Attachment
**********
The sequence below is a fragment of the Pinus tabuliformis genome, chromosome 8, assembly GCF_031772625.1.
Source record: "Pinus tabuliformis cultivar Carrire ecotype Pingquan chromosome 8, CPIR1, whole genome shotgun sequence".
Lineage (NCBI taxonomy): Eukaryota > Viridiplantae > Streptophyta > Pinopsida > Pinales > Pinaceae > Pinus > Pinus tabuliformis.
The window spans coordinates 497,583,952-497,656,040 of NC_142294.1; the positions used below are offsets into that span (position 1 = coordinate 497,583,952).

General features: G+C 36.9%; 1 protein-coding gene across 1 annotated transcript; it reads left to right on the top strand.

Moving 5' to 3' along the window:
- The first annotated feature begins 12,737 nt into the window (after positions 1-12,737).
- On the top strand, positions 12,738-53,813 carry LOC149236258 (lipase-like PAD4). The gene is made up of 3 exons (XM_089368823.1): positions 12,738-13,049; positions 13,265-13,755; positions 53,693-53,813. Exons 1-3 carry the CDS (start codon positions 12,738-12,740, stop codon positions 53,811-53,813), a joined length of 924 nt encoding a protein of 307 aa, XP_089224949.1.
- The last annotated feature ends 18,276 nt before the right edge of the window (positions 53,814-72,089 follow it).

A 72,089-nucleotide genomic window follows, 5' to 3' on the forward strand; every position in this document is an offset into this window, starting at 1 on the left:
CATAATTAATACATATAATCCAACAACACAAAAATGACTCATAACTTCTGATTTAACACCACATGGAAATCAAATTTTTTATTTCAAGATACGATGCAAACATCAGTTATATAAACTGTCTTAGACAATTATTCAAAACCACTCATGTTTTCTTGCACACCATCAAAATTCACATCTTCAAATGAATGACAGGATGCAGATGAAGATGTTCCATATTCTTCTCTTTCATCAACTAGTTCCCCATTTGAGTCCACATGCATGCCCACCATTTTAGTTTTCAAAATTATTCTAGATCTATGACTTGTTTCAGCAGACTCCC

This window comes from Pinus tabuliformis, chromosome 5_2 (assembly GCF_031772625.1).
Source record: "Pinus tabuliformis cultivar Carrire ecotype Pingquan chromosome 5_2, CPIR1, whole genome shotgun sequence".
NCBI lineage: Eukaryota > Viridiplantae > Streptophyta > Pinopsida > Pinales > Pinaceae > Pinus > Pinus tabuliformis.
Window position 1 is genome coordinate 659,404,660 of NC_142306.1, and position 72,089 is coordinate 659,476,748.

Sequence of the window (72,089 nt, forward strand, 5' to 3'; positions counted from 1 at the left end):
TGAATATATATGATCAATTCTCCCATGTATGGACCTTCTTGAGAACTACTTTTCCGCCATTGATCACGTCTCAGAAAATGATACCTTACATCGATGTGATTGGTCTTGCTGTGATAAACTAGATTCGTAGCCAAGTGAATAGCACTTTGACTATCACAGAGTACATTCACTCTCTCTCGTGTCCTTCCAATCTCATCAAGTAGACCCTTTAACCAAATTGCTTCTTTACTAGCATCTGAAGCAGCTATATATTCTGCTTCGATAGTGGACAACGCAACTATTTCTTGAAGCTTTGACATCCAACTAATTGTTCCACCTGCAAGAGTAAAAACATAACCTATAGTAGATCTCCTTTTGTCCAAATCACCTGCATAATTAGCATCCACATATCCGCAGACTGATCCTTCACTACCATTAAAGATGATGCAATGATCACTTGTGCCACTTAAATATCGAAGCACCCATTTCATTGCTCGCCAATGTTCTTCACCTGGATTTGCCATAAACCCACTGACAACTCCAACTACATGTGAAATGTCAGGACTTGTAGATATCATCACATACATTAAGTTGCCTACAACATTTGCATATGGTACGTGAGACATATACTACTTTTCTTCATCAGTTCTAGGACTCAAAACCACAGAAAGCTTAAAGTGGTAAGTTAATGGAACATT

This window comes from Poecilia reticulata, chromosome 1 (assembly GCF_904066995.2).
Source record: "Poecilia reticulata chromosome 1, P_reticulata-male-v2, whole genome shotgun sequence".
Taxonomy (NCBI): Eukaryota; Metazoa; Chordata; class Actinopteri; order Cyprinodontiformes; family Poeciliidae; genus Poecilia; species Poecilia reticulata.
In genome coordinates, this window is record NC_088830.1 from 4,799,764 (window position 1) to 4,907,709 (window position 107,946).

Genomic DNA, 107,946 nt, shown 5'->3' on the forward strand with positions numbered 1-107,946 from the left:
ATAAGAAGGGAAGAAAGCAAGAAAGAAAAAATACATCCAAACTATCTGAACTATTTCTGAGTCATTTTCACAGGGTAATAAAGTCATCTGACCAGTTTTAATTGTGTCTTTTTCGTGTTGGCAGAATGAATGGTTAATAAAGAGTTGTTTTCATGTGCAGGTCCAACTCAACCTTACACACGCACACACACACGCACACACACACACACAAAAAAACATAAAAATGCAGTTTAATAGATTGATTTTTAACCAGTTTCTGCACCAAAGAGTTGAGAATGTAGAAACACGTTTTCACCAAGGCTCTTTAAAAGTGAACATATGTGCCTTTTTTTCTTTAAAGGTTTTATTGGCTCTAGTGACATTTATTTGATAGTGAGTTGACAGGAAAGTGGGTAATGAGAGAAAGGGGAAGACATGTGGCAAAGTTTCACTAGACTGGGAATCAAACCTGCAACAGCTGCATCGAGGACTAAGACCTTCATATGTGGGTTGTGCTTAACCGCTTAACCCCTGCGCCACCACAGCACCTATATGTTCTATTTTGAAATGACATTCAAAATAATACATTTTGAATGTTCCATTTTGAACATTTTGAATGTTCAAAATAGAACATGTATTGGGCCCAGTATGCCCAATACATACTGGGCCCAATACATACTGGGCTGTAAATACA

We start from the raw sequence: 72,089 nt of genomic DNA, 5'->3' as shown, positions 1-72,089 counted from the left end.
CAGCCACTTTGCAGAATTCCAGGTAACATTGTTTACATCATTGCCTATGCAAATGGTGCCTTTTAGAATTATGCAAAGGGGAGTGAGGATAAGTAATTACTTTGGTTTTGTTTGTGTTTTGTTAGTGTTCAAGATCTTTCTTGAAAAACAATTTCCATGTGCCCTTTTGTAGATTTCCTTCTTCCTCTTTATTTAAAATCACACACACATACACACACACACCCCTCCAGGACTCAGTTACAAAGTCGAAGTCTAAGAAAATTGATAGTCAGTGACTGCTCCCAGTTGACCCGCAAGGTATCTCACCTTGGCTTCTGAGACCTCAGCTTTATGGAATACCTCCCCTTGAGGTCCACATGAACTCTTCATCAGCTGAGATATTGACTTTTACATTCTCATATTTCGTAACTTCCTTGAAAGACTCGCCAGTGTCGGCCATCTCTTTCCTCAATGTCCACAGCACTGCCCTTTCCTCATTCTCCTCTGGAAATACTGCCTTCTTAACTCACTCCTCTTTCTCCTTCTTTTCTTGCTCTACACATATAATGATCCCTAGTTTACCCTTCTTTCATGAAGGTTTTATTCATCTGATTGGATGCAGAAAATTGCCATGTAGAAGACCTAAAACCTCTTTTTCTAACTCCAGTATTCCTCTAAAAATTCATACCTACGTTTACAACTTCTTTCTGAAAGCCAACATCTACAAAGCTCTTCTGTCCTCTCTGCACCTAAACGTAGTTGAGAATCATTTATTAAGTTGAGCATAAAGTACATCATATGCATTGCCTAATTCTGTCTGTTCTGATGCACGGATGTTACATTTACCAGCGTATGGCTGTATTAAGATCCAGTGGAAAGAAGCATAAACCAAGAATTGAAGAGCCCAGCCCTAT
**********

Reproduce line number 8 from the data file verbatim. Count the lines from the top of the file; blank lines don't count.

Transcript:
- On the top strand, positions 12,738-53,813 carry LOC149236258 (lipase-like PAD4). The gene is made up of 3 exons (XM_089368823.1): positions 12,738-13,049; positions 13,265-13,755; positions 53,693-53,813. Exons 1-3 carry the CDS (start codon positions 12,738-12,740, stop codon positions 53,811-53,813), a joined length of 924 nt encoding a protein of 307 aa, XP_089224949.1.